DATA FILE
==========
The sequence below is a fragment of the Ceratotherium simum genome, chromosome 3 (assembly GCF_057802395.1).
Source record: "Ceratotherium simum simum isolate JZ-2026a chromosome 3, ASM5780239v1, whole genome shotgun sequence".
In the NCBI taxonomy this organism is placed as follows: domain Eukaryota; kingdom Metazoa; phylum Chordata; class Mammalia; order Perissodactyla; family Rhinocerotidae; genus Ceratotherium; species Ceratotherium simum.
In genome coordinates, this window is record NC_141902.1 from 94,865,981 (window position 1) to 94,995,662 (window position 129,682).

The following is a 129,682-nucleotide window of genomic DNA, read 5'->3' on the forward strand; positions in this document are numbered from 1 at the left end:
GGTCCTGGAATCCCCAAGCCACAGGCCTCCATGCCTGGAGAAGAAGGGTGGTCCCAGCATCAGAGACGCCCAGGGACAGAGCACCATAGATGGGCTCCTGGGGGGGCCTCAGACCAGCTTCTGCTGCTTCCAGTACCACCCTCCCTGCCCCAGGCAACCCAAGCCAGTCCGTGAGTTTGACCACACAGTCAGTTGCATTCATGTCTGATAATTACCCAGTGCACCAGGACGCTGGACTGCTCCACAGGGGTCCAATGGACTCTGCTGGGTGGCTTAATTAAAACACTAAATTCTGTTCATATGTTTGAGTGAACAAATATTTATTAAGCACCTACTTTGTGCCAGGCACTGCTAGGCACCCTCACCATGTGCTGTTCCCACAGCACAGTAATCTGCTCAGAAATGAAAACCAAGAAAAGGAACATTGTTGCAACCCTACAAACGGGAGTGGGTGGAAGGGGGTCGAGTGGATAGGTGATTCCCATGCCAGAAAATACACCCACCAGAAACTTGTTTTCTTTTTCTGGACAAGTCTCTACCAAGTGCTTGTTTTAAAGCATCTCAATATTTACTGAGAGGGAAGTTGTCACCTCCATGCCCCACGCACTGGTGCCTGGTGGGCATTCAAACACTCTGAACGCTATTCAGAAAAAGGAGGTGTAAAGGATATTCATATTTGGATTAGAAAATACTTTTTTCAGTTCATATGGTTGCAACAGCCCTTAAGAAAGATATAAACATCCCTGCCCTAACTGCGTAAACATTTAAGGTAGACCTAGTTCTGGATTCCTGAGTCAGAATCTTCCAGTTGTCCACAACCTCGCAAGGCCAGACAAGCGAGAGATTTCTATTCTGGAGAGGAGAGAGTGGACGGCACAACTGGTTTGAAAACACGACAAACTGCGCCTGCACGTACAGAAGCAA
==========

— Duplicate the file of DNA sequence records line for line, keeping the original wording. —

The sequence below is a fragment of the Ceratotherium simum genome, chromosome 3 (assembly GCF_057802395.1).
Source record: "Ceratotherium simum simum isolate JZ-2026a chromosome 3, ASM5780239v1, whole genome shotgun sequence".
In the NCBI taxonomy this organism is placed as follows: domain Eukaryota; kingdom Metazoa; phylum Chordata; class Mammalia; order Perissodactyla; family Rhinocerotidae; genus Ceratotherium; species Ceratotherium simum.
In genome coordinates, this window is record NC_141902.1 from 94,865,981 (window position 1) to 94,995,662 (window position 129,682).

The following is a 129,682-nucleotide window of genomic DNA, read 5'->3' on the forward strand; positions in this document are numbered from 1 at the left end:
GGTCCTGGAATCCCCAAGCCACAGGCCTCCATGCCTGGAGAAGAAGGGTGGTCCCAGCATCAGAGACGCCCAGGGACAGAGCACCATAGATGGGCTCCTGGGGGGGCCTCAGACCAGCTTCTGCTGCTTCCAGTACCACCCTCCCTGCCCCAGGCAACCCAAGCCAGTCCGTGAGTTTGACCACACAGTCAGTTGCATTCATGTCTGATAATTACCCAGTGCACCAGGACGCTGGACTGCTCCACAGGGGTCCAATGGACTCTGCTGGGTGGCTTAATTAAAACACTAAATTCTGTTCATATGTTTGAGTGAACAAATATTTATTAAGCACCTACTTTGTGCCAGGCACTGCTAGGCACCCTCACCATGTGCTGTTCCCACAGCACAGTAATCTGCTCAGAAATGAAAACCAAGAAAAGGAACATTGTTGCAACCCTACAAACGGGAGTGGGTGGAAGGGGGTCGAGTGGATAGGTGATTCCCATGCCAGAAAATACACCCACCAGAAACTTGTTTTCTTTTTCTGGACAAGTCTCTACCAAGTGCTTGTTTTAAAGCATCTCAATATTTACTGAGAGGGAAGTTGTCACCTCCATGCCCCACGCACTGGTGCCTGGTGGGCATTCAAACACTCTGAACGCTATTCAGAAAAAGGAGGTGTAAAGGATATTCATATTTGGATTAGAAAATACTTTTTTCAGTTCATATGGTTGCAACAGCCCTTAAGAAAGATATAAACATCCCTGCCCTAACTGCGTAAACATTTAAGGTAGACCTAGTTCTGGATTCCTGAGTCAGAATCTTCCAGTTGTCCACAACCTCGCAAGGCCAGACAAGCGAGAGATTTCTATTCTGGAGAGGAGAGAGTGGACGGCACAACTGGTTTGAAAACACGACAAACTGCGCCTGCACGTACAGAAGCAA